Active versus Passive Coping Responses to Depression and Study Hypothesis

Our literature search did not yield any study that examined depressed older adults’ efforts to cope with their depressed mood; however, previous research on response styles among individuals with depression/dysthymia suggests that the ways in which individuals respond to depressed mood influence both the duration and severity of their depression (Nolen-Hoeksema, 1991). Ruminative responses, in which individuals focus intently on their symptoms of depression without taking action to relieve them, were often found to exacerbate and prolong depression (Nolen-Hoeksema, Morrow, & Fredrickson, 1993; Just & Alloy, 1997; Morrow & Nolen-Hoeksema, 1990). Another study found that both pretreatment rumination and distraction--thoughts and behaviors that individuals engage to distract themselves from depressed mood--were associated with more depressive symptoms at the conclusion of treatment (PST, paroxetine, or placebo) among primary care patients aged 18 to 59 (Schmaling, Dimidjian, Katon, & Sullivan, 2002).

Active versus passive coping responses represents the approach versus avoidance dimensions of coping method (Billings & Moos, 1981; Suls & Fletcher, 1985). Active coping refers to cognitive and behavioral attempts to deal directly with problems and their effects, while passive/avoidant coping refers to cognitive attempts to avoid actively confronting problems and/or behaviors to indirectly reduce emotional tension by such behaviors as eating or smoking more (Billings & Moos, 1981, p. 141). Passive coping responses are often used when individuals decide that the basic circumstances cannot be altered and, thus, they need to accept a situation as it is (Blalock & Joiner, 2000).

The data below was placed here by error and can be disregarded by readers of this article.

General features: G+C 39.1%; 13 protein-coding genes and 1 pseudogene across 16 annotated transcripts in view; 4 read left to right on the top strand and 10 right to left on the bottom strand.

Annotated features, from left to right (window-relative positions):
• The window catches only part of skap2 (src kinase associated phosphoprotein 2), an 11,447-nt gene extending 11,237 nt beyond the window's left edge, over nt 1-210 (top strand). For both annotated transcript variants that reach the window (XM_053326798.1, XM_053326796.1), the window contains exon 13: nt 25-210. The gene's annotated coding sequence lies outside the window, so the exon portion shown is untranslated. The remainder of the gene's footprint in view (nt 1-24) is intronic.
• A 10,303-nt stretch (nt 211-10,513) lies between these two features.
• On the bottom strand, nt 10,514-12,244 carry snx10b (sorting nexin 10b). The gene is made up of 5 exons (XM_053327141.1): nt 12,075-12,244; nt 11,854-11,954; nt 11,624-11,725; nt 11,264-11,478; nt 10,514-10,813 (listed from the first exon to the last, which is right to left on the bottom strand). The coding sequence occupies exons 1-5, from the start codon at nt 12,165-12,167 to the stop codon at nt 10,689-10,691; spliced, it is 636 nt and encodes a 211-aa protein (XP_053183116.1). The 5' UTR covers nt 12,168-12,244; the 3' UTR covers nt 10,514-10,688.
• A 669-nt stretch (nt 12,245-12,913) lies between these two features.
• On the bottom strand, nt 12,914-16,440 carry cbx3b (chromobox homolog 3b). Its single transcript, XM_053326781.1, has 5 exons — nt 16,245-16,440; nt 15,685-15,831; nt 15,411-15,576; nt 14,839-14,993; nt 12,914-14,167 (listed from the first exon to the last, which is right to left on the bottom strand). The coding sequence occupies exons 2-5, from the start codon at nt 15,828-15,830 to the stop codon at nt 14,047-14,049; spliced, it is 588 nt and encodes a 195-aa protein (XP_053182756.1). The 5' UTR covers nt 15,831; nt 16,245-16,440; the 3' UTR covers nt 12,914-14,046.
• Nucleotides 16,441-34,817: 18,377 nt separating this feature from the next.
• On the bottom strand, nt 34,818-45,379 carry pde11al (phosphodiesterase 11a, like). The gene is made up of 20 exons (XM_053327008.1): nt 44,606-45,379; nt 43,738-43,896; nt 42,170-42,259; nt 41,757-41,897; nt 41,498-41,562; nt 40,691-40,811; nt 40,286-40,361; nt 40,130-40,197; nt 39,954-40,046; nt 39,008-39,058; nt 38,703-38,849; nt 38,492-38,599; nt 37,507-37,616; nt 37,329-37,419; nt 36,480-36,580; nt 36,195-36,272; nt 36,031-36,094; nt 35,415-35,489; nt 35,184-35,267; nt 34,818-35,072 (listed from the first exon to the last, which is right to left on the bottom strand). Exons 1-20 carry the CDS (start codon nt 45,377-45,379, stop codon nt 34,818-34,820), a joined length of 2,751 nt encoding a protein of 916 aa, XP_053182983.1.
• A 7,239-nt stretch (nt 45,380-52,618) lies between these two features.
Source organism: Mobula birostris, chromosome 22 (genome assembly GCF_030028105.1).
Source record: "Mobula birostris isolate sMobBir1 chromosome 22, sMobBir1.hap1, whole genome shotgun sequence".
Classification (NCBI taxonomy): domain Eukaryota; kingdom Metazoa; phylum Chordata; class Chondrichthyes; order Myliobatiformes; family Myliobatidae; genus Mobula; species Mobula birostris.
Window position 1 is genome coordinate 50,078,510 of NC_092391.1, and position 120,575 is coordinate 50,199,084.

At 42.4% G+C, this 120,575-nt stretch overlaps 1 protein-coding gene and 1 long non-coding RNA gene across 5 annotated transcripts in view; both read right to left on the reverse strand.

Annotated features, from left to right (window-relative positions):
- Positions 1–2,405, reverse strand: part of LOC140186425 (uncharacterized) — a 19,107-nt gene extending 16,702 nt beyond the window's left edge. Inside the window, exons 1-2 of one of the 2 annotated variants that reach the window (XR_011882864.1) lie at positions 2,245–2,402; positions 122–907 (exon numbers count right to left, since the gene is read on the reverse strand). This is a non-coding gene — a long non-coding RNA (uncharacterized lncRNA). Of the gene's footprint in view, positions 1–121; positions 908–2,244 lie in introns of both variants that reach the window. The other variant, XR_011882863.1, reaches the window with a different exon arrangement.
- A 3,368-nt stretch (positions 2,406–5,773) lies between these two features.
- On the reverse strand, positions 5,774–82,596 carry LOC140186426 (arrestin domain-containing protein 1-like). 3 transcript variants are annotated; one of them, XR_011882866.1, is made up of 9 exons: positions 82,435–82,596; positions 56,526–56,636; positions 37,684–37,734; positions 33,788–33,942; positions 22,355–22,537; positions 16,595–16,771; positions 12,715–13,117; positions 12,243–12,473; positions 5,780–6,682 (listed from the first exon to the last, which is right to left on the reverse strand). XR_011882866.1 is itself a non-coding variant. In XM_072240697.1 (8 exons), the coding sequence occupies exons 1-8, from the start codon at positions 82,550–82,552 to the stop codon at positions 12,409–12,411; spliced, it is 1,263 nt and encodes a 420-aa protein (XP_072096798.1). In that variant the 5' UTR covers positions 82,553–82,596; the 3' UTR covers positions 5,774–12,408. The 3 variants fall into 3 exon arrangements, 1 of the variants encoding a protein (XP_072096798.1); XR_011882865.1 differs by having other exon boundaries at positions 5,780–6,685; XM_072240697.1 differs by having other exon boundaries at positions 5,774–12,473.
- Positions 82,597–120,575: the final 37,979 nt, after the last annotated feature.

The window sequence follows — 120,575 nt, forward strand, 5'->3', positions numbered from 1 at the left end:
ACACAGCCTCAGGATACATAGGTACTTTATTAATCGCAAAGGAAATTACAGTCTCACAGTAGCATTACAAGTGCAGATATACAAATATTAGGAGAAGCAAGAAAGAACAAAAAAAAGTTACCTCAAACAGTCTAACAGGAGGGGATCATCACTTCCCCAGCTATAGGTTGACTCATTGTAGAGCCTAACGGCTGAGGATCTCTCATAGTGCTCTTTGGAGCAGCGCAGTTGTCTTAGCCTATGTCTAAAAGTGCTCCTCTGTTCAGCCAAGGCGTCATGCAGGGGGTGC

Previous studies found that individuals under duress typically use multiple tactics to deal with the stressors, especially when they appraise the stressors as severe threats/harm/loss (Blalock & Joiner, 2000; Folkman & Lazarus, 1980; Thoits, 1995). Furthermore, certain coping strategies have both active and passive components. For example, ruminative and distracting responses to depression, largely passive coping styles as they tend to aggravate depressive symptoms, may also be considered active, as even ruminative individuals focus on their symptoms of depression to try to assess and remedy their depressed state (Morrow & Nolen-Hoeksema, 1990). Nevertheless, a high level of passive coping responses to depressive symptoms, with or without active coping, may amplify a depressed mood among homebound older adults in the following ways: First, given that the cognitive symptoms of the feelings of hopelessness, helplessness, and worthlessness tend to be more sensitive to depression in older than younger adults (Moberg et al., 2001), passive coping may prolong the course of depression by reinforcing these feelings. Second, as late-life depression is also characterized by anhedonia and a depletion syndrome manifested by withdrawal, apathy, and a lack of vigor (Blazer, 2009), passive coping can aggravate these tendencies. Rather than engaging in pleasurable activities and/or seeking help from social support networks to alleviate depressed mood, those with passive coping responses may choose to further withdraw from activities and interactions with others, resulting in increased social isolation and worsening depressed mood. A 10-year prospective study found that baseline avoidant coping among late-middle-aged persons was associated with both more chronic and more acute stressors 4 years later, and these life stressors linked baseline avoidance coping and depressive symptoms 10 years later (Holahan, Moos, Holahan, Brennan, & Schutte, 2005).